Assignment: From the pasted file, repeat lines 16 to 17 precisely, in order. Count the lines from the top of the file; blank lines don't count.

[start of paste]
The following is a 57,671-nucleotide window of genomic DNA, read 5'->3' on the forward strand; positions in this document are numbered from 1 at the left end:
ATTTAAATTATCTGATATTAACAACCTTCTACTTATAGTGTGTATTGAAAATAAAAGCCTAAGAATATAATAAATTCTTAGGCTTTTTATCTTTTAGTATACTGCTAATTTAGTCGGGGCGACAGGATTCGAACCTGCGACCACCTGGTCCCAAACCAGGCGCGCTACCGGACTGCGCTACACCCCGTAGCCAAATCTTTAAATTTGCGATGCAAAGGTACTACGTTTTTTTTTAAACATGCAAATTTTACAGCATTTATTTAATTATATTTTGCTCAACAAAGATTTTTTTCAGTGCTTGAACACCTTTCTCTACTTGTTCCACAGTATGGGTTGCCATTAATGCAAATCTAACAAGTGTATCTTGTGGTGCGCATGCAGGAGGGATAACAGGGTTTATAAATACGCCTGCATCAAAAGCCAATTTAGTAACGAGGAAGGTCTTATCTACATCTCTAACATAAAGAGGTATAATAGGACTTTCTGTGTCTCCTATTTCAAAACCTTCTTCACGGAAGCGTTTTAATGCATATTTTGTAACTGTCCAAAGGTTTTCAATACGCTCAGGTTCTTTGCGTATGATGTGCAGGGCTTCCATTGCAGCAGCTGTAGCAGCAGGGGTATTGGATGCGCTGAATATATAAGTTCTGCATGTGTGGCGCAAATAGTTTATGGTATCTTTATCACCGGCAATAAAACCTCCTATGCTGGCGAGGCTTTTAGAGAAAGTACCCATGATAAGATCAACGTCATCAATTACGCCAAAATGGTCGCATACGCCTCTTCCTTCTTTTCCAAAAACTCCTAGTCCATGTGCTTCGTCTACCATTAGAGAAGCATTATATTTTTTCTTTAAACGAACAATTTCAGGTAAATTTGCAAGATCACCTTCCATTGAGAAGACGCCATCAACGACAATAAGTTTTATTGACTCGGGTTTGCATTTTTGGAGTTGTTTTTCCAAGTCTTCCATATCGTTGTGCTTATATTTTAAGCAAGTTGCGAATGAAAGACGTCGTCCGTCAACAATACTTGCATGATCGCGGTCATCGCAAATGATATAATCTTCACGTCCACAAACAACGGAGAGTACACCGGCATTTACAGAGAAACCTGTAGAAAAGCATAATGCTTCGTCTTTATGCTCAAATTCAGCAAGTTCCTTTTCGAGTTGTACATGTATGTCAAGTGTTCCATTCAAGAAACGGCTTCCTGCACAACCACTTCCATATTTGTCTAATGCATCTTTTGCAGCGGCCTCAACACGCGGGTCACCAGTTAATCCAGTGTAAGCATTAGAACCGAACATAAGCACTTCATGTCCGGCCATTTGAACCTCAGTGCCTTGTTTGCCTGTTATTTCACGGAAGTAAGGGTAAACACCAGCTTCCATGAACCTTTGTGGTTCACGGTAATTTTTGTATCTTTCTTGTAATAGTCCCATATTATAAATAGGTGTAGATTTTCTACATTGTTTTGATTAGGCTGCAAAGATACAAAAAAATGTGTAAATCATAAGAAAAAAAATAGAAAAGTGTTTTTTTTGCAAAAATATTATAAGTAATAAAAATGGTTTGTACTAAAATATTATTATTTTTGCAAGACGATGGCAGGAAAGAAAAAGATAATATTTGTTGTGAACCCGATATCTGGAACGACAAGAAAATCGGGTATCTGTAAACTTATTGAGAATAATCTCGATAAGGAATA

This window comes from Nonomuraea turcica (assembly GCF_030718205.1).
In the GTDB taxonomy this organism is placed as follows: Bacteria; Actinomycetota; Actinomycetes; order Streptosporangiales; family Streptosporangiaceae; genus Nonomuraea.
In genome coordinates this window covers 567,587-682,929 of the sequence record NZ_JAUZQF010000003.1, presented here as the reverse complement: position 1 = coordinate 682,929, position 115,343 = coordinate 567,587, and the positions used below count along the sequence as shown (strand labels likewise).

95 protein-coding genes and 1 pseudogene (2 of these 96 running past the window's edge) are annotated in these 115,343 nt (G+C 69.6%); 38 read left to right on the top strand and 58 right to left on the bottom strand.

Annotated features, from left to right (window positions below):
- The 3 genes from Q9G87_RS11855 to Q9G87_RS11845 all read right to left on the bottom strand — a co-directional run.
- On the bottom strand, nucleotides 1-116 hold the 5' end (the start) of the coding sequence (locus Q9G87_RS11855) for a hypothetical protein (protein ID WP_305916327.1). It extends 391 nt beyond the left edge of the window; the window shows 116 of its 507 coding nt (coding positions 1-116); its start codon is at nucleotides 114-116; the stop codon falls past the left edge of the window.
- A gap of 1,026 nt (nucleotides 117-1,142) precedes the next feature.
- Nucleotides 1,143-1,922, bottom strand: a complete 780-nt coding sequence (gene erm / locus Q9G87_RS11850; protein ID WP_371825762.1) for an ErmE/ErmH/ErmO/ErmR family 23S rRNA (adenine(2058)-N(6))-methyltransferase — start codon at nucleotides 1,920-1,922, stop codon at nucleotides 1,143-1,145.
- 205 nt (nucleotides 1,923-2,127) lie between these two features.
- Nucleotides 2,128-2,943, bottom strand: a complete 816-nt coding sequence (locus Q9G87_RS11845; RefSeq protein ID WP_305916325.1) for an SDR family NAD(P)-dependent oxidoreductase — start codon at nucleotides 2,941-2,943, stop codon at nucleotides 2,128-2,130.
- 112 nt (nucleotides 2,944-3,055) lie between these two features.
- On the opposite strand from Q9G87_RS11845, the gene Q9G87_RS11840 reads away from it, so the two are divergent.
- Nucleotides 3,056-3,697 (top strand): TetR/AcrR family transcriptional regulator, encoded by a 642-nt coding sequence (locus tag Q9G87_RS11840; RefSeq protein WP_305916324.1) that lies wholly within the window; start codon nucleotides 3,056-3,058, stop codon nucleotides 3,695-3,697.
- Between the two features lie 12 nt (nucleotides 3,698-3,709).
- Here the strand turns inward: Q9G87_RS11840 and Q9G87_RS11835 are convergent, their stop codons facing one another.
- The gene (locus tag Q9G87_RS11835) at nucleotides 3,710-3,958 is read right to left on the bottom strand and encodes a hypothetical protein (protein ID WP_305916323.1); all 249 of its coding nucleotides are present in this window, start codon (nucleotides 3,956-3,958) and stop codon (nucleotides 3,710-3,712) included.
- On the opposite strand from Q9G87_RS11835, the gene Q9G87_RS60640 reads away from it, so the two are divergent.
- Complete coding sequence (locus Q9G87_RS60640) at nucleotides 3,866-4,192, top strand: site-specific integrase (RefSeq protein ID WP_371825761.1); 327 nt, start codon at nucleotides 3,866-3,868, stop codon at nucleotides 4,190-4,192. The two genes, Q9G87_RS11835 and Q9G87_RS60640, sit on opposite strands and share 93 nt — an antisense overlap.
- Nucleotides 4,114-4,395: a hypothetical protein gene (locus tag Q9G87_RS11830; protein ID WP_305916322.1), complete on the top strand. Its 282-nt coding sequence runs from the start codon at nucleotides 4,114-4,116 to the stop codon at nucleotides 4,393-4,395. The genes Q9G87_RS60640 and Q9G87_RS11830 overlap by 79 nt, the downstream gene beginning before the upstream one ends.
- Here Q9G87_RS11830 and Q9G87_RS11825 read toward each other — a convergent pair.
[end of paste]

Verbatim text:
- Nucleotides 3,056-3,697 (top strand): TetR/AcrR family transcriptional regulator, encoded by a 642-nt coding sequence (locus tag Q9G87_RS11840; RefSeq protein WP_305916324.1) that lies wholly within the window; start codon nucleotides 3,056-3,058, stop codon nucleotides 3,695-3,697.
- Between the two features lie 12 nt (nucleotides 3,698-3,709).